Sweet or Savory Pâte à Choux

When I was in elementary school, a different kid in my class was tasked with bringing snacks for the class each week. No-bake cookies with chocolate and oats were in regular rotation because they were easy to make and most of the kids liked them. My mom usually sent me with cupcakes or other (baked) cookies. One girl’s mother scored massive points with all of the kids (and probably made all the other parents feel like slouches), as she always made homemade cream puffs.

Personally, I have never made cream puffs or eclairs… until now. Baking and pastry are definitely two of my favorite things, so I eagerly whipped up a batch of Alton’s Pâte à Choux yesterday. Pâte à Choux is a pastry dough that is designed to make pastries that can be filled; therefore, when you bake the dough, it is supposed to only form one or two large bubbles, as opposed to the numerous bubbles desired in certain breads and such. In order to create these large bubbles in the pastry, steam needs to be created. Bread flour, and especially bread flour for bread machines, is ideal for Pâte à Choux because it has the highest protein content of all flours, which allows it to absorb more liquid; more liquid equals more steam production. To make Alton’s Pâte à Choux, combine a cup of water and 6 T butter in a pan. If you are making savory dough, also add 1 t Kosher salt. Or, if you are making a sweet dough, as Alton did in the episode, add just a pinch of Kosher salt and 1 T sugar.

Bring this water/butter mixture to a boil over high heat. Meanwhile, weigh out  5 3/4 ounces of bread flour. I did not have bread flour for bread machines, so just used bread flour.

When the butter has completely melted and your liquid is boiling, add all of the flour, at once, to the pan.

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Flour added to boiling butter/water.

Stir the flour into the liquid with a spatula until a paste forms. Decrease the heat to low and continue to stir the dough until all of the flour is incorporated and the dough is no longer sticky. Turn off the heat and transfer the dough to the bowl of a standing mixer, setting it aside until it is cool enough to touch.

While the dough cools, place four eggs and two egg whites in a measuring cup; the egg yolks will act as an emulsifier in the dough, while the whites will give the dough structure.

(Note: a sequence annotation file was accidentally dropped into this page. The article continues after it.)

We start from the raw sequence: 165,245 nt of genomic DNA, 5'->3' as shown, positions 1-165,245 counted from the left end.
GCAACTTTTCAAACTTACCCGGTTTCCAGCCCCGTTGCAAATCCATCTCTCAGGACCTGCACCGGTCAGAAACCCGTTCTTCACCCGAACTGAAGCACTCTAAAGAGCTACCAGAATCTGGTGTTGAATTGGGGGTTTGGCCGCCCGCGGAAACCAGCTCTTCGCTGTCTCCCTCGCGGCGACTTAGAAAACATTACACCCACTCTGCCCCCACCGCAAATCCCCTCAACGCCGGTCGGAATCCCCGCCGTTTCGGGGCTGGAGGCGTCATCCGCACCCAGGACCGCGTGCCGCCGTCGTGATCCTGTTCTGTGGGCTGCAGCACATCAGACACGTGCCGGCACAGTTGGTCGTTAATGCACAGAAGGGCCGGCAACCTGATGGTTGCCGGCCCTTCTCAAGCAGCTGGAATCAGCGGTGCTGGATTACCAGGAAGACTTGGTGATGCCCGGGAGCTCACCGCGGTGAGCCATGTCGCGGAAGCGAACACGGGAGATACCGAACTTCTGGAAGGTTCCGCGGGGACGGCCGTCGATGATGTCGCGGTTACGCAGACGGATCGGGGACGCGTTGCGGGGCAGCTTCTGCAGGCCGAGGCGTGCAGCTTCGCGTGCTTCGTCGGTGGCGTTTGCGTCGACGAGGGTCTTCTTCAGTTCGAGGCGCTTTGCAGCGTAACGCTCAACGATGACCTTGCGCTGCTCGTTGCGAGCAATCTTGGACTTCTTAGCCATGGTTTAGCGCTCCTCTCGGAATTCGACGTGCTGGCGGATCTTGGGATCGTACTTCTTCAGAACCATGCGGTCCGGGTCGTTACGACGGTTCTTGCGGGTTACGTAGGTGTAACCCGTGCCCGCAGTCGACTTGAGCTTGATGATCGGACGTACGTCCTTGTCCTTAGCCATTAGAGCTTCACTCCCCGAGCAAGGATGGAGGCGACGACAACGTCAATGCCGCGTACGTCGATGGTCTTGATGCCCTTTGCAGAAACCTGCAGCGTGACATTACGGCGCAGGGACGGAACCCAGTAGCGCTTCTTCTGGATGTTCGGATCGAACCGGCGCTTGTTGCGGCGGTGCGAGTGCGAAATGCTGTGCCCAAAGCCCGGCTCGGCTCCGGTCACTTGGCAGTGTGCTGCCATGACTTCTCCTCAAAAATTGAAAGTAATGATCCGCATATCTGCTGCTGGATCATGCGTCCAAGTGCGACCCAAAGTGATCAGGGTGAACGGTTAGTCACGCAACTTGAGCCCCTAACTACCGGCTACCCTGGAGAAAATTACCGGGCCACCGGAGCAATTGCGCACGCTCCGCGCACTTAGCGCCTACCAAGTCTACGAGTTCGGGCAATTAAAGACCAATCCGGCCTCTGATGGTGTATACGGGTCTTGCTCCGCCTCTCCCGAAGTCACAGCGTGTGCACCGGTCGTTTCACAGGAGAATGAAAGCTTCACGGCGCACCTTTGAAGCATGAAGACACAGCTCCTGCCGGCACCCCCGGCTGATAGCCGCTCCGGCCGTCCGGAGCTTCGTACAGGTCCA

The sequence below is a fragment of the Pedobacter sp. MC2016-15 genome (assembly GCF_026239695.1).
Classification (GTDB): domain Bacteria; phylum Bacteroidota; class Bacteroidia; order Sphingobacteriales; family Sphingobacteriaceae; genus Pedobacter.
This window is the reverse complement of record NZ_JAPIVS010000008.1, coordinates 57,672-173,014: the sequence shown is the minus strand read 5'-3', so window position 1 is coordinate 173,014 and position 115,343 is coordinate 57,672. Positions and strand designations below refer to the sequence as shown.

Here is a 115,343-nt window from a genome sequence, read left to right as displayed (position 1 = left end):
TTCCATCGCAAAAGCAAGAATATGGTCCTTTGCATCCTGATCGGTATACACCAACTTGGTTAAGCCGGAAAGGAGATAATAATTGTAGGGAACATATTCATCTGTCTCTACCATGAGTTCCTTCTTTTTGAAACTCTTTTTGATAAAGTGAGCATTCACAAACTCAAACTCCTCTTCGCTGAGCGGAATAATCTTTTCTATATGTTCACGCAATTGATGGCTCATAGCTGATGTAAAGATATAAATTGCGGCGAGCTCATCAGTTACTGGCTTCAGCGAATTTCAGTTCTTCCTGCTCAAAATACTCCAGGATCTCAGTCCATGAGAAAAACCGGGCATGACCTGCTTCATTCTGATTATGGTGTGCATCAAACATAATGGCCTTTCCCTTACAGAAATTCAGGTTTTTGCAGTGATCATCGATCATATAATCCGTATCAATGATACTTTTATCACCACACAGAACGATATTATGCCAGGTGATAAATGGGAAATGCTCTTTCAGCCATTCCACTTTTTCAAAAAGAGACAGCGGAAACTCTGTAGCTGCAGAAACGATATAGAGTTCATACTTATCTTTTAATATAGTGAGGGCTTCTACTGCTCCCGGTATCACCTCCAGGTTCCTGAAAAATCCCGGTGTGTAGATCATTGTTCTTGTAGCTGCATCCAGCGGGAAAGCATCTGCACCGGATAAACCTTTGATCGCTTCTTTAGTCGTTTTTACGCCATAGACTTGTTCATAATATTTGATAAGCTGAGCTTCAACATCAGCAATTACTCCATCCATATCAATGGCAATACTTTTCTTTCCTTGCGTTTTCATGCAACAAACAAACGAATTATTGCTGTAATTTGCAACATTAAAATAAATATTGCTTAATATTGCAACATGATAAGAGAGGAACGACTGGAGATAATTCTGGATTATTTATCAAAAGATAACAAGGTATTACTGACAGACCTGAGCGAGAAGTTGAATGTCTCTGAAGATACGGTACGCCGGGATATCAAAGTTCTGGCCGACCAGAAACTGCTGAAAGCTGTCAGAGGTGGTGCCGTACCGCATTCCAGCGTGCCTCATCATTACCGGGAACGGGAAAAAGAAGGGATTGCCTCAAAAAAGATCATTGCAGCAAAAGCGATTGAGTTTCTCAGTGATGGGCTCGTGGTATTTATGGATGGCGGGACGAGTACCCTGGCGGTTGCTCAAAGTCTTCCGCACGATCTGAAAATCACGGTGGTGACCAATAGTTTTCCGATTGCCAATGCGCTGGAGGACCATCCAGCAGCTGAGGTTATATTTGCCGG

When the dough has sufficiently cooled, slowly add the eggs to the dough, keeping the mixer running. You want to continue adding egg until the dough hangs from the paddle attachment in a ‘V’ shape; for me, this required all of my eggs.

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Dough after adding all of the eggs. A perfect ‘V’ shape off of the paddle.

At this point, you can use your dough immediately, or you can let it rest at room temperature for a couple hours before using. When you are ready to use your dough, prepare a piping bag with a piping tip; Alton did not specify which tip to use, but I used one that was about 3/8″ in diameter and it worked fine. Large Ziploc bags work well for piping too – just snip off one corner, insert the inside part of the coupler, place your desired tip on top, and screw on the coupler ring.

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Ziploc bag turned into piping bag.

Preheat your oven to 375 degrees and line a sheet pan with parchment paper. If your parchment is sliding around, you can pipe a dollop of dough on each corner of your sheet pan, pressing the parchment down in the dough to keep it from sliding.

To make eclairs, pipe the dough into ‘S’ shapes, with the tail of each ‘S’ facing up toward you. With a wet finger, pat down the tails.

Alternatively, you can make cream puffs by piping the dough in concentric circle patterns, finishing in the center. Again, pat down any points with a wet finger.

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Dough, piped into concentric circles for cream puffs.

Place the eclairs (or cream puffs) in the center of the oven, increasing the temperature to 425 degrees, and setting the timer for 15 minutes. After 15 minutes, decrease the oven temperature to 350 degrees, and bake the eclairs for an additional 10 minutes. As soon as your eclairs/cream puffs are cool enough to handle, pierce them with a sharp paring knife to release excess steam.

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Piercing a hot eclair to release steam.